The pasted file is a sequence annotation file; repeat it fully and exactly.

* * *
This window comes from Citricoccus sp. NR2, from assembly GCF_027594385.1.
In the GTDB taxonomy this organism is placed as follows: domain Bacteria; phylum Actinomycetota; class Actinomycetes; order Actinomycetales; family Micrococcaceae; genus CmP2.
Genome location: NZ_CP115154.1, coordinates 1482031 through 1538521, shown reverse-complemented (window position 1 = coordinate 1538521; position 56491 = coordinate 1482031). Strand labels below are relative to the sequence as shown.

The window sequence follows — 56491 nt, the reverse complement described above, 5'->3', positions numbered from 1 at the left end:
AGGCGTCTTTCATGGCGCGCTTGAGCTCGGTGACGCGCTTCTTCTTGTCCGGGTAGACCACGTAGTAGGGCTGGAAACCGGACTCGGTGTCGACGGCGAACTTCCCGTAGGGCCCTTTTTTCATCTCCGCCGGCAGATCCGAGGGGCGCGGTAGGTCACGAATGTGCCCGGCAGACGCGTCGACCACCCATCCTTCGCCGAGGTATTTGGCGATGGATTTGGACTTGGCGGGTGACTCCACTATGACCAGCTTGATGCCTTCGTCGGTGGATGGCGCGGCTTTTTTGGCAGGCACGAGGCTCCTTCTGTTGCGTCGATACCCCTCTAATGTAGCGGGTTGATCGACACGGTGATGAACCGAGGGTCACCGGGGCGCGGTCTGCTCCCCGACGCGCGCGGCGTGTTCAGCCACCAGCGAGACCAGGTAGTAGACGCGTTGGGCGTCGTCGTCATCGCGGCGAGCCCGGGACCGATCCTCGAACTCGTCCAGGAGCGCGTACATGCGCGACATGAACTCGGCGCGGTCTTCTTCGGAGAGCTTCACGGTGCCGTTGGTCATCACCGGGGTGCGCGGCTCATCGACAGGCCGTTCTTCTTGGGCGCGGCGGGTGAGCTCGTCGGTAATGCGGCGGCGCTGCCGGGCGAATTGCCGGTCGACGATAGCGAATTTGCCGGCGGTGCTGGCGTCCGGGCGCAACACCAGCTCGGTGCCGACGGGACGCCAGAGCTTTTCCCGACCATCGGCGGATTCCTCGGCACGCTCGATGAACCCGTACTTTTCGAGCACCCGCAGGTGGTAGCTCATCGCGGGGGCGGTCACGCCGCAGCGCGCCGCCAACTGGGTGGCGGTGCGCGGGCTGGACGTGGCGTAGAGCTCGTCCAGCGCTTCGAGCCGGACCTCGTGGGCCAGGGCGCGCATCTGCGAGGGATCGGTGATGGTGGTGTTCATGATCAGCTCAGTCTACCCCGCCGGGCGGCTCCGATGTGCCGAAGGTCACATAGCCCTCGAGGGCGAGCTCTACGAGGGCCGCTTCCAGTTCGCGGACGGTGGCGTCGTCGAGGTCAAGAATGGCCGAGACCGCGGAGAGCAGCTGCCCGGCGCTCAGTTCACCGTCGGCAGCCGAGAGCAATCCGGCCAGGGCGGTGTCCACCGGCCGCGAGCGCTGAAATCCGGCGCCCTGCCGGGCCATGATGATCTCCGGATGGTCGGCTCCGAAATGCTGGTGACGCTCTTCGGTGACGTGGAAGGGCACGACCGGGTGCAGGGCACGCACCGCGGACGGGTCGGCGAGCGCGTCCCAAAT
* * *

This window comes from Citricoccus sp. NR2, from assembly GCF_027594385.1.
In the GTDB taxonomy this organism is placed as follows: domain Bacteria; phylum Actinomycetota; class Actinomycetes; order Actinomycetales; family Micrococcaceae; genus CmP2.
Genome location: NZ_CP115154.1, coordinates 1482031 through 1538521, shown reverse-complemented (window position 1 = coordinate 1538521; position 56491 = coordinate 1482031). Strand labels below are relative to the sequence as shown.

The window sequence follows — 56491 nt, the reverse complement described above, 5'->3', positions numbered from 1 at the left end:
AGGCGTCTTTCATGGCGCGCTTGAGCTCGGTGACGCGCTTCTTCTTGTCCGGGTAGACCACGTAGTAGGGCTGGAAACCGGACTCGGTGTCGACGGCGAACTTCCCGTAGGGCCCTTTTTTCATCTCCGCCGGCAGATCCGAGGGGCGCGGTAGGTCACGAATGTGCCCGGCAGACGCGTCGACCACCCATCCTTCGCCGAGGTATTTGGCGATGGATTTGGACTTGGCGGGTGACTCCACTATGACCAGCTTGATGCCTTCGTCGGTGGATGGCGCGGCTTTTTTGGCAGGCACGAGGCTCCTTCTGTTGCGTCGATACCCCTCTAATGTAGCGGGTTGATCGACACGGTGATGAACCGAGGGTCACCGGGGCGCGGTCTGCTCCCCGACGCGCGCGGCGTGTTCAGCCACCAGCGAGACCAGGTAGTAGACGCGTTGGGCGTCGTCGTCATCGCGGCGAGCCCGGGACCGATCCTCGAACTCGTCCAGGAGCGCGTACATGCGCGACATGAACTCGGCGCGGTCTTCTTCGGAGAGCTTCACGGTGCCGTTGGTCATCACCGGGGTGCGCGGCTCATCGACAGGCCGTTCTTCTTGGGCGCGGCGGGTGAGCTCGTCGGTAATGCGGCGGCGCTGCCGGGCGAATTGCCGGTCGACGATAGCGAATTTGCCGGCGGTGCTGGCGTCCGGGCGCAACACCAGCTCGGTGCCGACGGGACGCCAGAGCTTTTCCCGACCATCGGCGGATTCCTCGGCACGCTCGATGAACCCGTACTTTTCGAGCACCCGCAGGTGGTAGCTCATCGCGGGGGCGGTCACGCCGCAGCGCGCCGCCAACTGGGTGGCGGTGCGCGGGCTGGACGTGGCGTAGAGCTCGTCCAGCGCTTCGAGCCGGACCTCGTGGGCCAGGGCGCGCATCTGCGAGGGATCGGTGATGGTGGTGTTCATGATCAGCTCAGTCTACCCCGCCGGGCGGCTCCGATGTGCCGAAGGTCACATAGCCCTCGAGGGCGAGCTCTACGAGGGCCGCTTCCAGTTCGCGGACGGTGGCGTCGTCGAGGTCAAGAATGGCCGAGACCGCGGAGAGCAGCTGCCCGGCGCTCAGTTCACCGTCGGCAGCCGAGAGCAATCCGGCCAGGGCGGTGTCCACCGGCCGCGAGCGCTGAAATCCGGCGCCCTGCCGGGCCATGATGATCTCCGGATGGTCGGCTCCGAAATGCTGGTGACGCTCTTCGGTGACGTGGAAGGGCACGACCGGGTGCAGGGCACGCACCGCGGACGGGTCGGCGAGCGCGTCCCAAAT